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(1935) DuBose Heyward, George Gershwin

Summertime and the livin's easy,
Fish are jumpin', and the cotton is high.
Oh yo' daddy's rich and yo' ma is good lookin',
So hush, little baby, don' yo' cry.

One of these mornin's you goin' to rise un singin',
Then you'll spread yo' wings an' you'll take the sky.
But till that mornin', there's a-nothin' can harm you
With Daddy and Mammy standin' by.

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    martyezJun 7, 2008 at 5:32 pm
    Is summer idyllic? Hunh! One needs only to look behind the facade,
    to grasp the root of things. One learns to recognize the hidden currents,
    the prehistory of the apparent.
    For early man, a change of seasons could be a fearful thing.
    Would the old weather, the comfortable weather (the past), ever return?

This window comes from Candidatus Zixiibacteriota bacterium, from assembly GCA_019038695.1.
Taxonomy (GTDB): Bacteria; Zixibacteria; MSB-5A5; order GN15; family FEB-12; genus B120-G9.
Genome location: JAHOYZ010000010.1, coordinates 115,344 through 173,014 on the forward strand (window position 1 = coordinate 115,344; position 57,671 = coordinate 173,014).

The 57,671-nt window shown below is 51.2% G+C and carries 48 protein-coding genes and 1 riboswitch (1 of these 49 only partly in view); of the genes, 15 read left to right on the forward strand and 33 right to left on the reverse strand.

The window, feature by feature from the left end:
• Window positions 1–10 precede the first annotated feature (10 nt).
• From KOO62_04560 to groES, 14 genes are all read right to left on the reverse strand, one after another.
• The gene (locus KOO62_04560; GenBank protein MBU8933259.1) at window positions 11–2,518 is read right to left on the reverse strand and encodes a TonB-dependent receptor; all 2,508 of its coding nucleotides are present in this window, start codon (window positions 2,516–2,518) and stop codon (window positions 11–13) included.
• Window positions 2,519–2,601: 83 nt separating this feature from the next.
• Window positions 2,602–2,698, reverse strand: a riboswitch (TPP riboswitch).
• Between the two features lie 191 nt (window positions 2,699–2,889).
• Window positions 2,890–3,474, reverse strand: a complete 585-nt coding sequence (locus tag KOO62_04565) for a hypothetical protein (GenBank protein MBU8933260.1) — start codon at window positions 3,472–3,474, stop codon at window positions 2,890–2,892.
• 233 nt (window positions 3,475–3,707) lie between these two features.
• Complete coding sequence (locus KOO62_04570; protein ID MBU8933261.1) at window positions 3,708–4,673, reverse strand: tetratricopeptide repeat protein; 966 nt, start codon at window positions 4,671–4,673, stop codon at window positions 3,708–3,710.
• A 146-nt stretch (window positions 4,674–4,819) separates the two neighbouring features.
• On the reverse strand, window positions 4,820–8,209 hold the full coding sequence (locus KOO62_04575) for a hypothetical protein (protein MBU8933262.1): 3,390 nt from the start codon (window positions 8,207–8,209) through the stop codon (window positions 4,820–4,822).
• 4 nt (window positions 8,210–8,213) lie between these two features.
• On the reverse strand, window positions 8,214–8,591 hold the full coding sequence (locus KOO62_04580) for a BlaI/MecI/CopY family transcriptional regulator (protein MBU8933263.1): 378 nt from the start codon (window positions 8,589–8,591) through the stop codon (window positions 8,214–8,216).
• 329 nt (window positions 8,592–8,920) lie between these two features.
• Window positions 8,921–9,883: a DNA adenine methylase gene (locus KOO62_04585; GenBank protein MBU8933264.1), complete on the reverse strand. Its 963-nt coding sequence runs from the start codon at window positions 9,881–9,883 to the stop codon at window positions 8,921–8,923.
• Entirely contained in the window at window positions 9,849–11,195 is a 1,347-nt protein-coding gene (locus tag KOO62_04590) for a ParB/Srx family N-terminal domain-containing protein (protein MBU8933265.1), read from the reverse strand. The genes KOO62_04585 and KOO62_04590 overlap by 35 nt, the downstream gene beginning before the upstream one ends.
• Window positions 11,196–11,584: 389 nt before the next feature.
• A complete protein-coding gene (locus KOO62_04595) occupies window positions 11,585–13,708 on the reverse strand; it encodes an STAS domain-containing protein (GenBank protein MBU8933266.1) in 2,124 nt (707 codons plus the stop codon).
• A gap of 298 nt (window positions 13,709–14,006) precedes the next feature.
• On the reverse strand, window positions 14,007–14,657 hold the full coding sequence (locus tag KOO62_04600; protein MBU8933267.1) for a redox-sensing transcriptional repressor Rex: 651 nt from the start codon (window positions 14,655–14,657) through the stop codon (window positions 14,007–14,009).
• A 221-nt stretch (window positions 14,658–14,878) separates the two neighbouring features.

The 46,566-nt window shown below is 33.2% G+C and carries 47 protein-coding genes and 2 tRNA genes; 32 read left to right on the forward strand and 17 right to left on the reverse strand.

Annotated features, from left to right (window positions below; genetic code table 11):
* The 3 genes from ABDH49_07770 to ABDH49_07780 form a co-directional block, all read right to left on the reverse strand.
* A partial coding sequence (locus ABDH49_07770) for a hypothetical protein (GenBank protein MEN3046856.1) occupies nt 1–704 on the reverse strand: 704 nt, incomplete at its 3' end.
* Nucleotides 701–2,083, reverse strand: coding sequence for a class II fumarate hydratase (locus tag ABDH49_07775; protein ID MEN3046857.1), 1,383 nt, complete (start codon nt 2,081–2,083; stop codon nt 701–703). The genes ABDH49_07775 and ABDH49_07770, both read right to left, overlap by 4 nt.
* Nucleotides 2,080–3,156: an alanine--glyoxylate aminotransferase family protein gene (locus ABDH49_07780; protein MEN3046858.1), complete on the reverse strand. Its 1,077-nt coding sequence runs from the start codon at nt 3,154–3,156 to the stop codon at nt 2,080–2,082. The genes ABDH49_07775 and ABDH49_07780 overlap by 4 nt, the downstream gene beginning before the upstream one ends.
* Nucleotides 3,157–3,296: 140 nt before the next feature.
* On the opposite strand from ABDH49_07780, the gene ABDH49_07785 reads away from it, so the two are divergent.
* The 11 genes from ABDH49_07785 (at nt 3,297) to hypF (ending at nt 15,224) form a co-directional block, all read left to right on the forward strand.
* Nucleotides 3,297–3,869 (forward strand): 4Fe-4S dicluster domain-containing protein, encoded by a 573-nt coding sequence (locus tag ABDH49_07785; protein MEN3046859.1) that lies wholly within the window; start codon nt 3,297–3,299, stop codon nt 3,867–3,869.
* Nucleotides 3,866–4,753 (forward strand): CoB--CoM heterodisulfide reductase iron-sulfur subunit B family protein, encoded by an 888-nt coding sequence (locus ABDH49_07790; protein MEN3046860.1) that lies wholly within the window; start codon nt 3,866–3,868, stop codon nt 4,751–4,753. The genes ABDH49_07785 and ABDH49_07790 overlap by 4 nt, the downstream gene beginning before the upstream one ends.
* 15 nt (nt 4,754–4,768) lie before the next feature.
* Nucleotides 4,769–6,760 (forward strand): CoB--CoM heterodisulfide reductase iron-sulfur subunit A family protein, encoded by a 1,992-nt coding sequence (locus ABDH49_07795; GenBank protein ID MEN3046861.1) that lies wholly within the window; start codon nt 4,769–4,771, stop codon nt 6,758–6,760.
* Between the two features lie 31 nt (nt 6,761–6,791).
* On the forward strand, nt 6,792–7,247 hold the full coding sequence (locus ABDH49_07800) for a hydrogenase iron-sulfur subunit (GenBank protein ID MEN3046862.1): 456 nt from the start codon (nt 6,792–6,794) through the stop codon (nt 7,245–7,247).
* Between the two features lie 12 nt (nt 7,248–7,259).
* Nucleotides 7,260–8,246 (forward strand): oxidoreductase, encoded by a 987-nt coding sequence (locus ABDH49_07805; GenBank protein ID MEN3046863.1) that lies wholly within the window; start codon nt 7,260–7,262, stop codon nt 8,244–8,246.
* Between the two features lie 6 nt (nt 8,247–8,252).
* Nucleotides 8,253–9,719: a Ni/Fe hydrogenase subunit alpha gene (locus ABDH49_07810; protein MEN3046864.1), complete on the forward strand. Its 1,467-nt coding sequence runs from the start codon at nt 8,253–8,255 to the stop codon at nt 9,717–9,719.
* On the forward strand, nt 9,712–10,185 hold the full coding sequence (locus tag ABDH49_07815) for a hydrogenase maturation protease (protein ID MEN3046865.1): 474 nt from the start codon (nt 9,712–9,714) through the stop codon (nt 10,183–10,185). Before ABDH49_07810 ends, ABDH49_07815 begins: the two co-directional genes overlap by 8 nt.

Will life be forever changed.
    One learns to dig below the surface of things, to uncover,
    to find causes, to analyze.
    Change is difficult. Painful.
    Spring is gentle. Breezes, soft rain.
    Dayum! Here come summer-- and seasonal separation anxiety.
    Summer is harsh. Thunder and lightning. Sturm und Drang!
    Disturbance, disruption, dismay. The disorientation it effects is visceral.
    Scary. It hurts. One needs to know, to be re-assured
    that mom and dad are, indeed, standing by.
    Here come the planes. Love hurts. Sun burns. Change kills.

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